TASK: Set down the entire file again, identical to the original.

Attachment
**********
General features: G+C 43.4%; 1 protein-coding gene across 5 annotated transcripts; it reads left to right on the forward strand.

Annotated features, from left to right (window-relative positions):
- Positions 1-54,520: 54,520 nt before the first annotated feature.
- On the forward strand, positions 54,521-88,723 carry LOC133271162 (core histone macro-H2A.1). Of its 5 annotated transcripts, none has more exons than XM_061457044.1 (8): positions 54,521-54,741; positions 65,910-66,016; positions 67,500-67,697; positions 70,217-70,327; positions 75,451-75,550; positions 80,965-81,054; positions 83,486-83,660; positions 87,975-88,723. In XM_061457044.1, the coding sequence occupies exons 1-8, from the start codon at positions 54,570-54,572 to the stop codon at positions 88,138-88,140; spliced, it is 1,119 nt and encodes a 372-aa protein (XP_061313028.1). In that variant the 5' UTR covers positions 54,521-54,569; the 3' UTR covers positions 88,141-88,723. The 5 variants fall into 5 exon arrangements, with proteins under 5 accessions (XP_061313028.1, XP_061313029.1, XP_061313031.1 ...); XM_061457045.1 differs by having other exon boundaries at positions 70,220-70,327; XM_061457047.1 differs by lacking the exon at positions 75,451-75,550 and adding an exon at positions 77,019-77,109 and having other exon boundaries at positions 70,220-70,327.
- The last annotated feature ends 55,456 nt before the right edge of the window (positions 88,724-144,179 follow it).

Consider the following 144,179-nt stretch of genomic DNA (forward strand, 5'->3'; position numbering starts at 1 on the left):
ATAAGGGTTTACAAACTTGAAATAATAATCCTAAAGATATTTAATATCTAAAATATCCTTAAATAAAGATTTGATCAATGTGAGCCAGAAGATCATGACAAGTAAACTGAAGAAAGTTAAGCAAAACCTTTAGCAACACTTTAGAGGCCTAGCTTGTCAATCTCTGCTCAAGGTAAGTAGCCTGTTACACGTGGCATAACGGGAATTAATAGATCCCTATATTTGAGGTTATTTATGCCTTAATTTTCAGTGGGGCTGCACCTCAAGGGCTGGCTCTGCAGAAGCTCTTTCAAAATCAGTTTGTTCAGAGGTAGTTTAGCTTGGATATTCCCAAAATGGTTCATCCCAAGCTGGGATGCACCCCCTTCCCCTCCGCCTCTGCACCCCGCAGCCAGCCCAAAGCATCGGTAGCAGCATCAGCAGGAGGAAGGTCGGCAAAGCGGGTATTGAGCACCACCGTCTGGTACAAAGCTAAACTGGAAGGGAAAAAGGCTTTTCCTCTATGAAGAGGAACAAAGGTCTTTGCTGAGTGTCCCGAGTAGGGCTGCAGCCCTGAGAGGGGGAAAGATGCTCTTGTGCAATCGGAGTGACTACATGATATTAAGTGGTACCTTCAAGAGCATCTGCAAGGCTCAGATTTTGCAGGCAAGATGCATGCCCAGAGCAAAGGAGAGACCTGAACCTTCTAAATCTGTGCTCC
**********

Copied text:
General features: G+C 43.4%; 1 protein-coding gene across 5 annotated transcripts; it reads left to right on the forward strand.

Annotated features, from left to right (window-relative positions):
- Positions 1-54,520: 54,520 nt before the first annotated feature.
- On the forward strand, positions 54,521-88,723 carry LOC133271162 (core histone macro-H2A.1). Of its 5 annotated transcripts, none has more exons than XM_061457044.1 (8): positions 54,521-54,741; positions 65,910-66,016; positions 67,500-67,697; positions 70,217-70,327; positions 75,451-75,550; positions 80,965-81,054; positions 83,486-83,660; positions 87,975-88,723. In XM_061457044.1, the coding sequence occupies exons 1-8, from the start codon at positions 54,570-54,572 to the stop codon at positions 88,138-88,140; spliced, it is 1,119 nt and encodes a 372-aa protein (XP_061313028.1). In that variant the 5' UTR covers positions 54,521-54,569; the 3' UTR covers positions 88,141-88,723. The 5 variants fall into 5 exon arrangements, with proteins under 5 accessions (XP_061313028.1, XP_061313029.1, XP_061313031.1 ...); XM_061457045.1 differs by having other exon boundaries at positions 70,220-70,327; XM_061457047.1 differs by lacking the exon at positions 75,451-75,550 and adding an exon at positions 77,019-77,109 and having other exon boundaries at positions 70,220-70,327.
- The last annotated feature ends 55,456 nt before the right edge of the window (positions 88,724-144,179 follow it).

Consider the following 144,179-nt stretch of genomic DNA (forward strand, 5'->3'; position numbering starts at 1 on the left):
ATAAGGGTTTACAAACTTGAAATAATAATCCTAAAGATATTTAATATCTAAAATATCCTTAAATAAAGATTTGATCAATGTGAGCCAGAAGATCATGACAAGTAAACTGAAGAAAGTTAAGCAAAACCTTTAGCAACACTTTAGAGGCCTAGCTTGTCAATCTCTGCTCAAGGTAAGTAGCCTGTTACACGTGGCATAACGGGAATTAATAGATCCCTATATTTGAGGTTATTTATGCCTTAATTTTCAGTGGGGCTGCACCTCAAGGGCTGGCTCTGCAGAAGCTCTTTCAAAATCAGTTTGTTCAGAGGTAGTTTAGCTTGGATATTCCCAAAATGGTTCATCCCAAGCTGGGATGCACCCCCTTCCCCTCCGCCTCTGCACCCCGCAGCCAGCCCAAAGCATCGGTAGCAGCATCAGCAGGAGGAAGGTCGGCAAAGCGGGTATTGAGCACCACCGTCTGGTACAAAGCTAAACTGGAAGGGAAAAAGGCTTTTCCTCTATGAAGAGGAACAAAGGTCTTTGCTGAGTGTCCCGAGTAGGGCTGCAGCCCTGAGAGGGGGAAAGATGCTCTTGTGCAATCGGAGTGACTACATGATATTAAGTGGTACCTTCAAGAGCATCTGCAAGGCTCAGATTTTGCAGGCAAGATGCATGCCCAGAGCAAAGGAGAGACCTGAACCTTCTAAATCTGTGCTCC